The lead-in single, from ‘Afro Trees’ is the mellow tune, ‘In The Moment’. Portrait’s harmonies are in full effect here, and it was this aspect of the band which won me over in the first place back in 1993. ‘Afro Trees’ is a twelve track album (which I have to say, has been beautifully pressed onto vinyl), with an even divide to both sides. The cover is nicely presented as well.
The opener ‘Describe You’ has an infectious, easy, groove. Really like this tune. Even better is the track ‘Love Song’, which won me over instantly, as the guys utilise Kool and the Gang’s track ‘Summer Madness’, from their ‘Light Of The Worlds’ album from 1974. I have lost count how many times this song has underpinned a Soul or Jazz song, however, Portrait’s faithful use really does enhance the track, (which has become my favourite song on the album). Great way to start the new year. I really like the uptempo ‘Give Away My Love’, which really creeps up on the listener. Definitely, a grower. ‘Cum Over’ follows similar lines, whilst ‘Godda Have It All’ features vocal assistance from PJ Demark and Johnny Britt (from the group Imprompt2), and is another winner. All told, if you are looking for an album which is quality from track one to track twelve, then this is an album for you. If you know Portrait’s music, you will want to add this to your collection. A real blessed relief from ‘turgid radio’ in 2020, showcasing great harmonies and songwriting. The New Year is shaping up very nicely, melodically.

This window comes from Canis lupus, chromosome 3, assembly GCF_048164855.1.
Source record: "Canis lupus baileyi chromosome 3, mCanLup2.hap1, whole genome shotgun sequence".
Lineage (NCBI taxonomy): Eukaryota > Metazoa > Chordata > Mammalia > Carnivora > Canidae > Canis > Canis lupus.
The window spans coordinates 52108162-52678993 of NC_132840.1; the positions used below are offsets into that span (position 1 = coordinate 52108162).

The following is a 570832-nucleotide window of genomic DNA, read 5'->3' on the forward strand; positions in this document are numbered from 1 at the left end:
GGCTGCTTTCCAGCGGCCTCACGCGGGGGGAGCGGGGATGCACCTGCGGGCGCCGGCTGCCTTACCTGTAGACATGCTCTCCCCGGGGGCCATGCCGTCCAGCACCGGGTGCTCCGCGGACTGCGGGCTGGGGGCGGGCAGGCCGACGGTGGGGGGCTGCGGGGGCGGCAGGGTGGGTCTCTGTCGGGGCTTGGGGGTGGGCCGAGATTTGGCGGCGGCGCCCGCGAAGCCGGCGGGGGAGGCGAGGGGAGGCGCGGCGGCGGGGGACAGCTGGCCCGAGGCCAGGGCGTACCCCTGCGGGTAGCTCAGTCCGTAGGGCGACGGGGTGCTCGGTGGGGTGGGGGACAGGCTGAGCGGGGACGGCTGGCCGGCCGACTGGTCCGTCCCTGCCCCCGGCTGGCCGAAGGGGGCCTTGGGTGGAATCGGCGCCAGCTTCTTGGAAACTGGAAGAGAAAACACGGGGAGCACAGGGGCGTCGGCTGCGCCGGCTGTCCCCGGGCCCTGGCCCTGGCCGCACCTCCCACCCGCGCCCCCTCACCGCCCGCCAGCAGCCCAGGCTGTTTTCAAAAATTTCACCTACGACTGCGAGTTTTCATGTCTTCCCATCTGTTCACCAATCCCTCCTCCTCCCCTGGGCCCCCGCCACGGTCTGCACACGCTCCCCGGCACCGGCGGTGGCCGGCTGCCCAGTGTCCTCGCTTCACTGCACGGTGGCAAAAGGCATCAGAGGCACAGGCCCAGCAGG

The Los Angeles-based quartet Portrait broke on to the contemporary soul scene in a big way in 1992. The group’s self-written and -produced “Here We Go Again,” displaying a keen knack for smoothly enticing vocal harmonies, ear-grabbing melodies, and a tight groove, rose to the top five of Billboard’s R&B singles chart and just missed the pop top ten. Subsequent releases such as “Honey Dip’ and the romantic ballad “Day by Day” solidified their well-rounded approach to sophisticated R&B with just the right peppering of street smarts; but in less than five years, Portrait had all but disappeared from the musical stratosphere.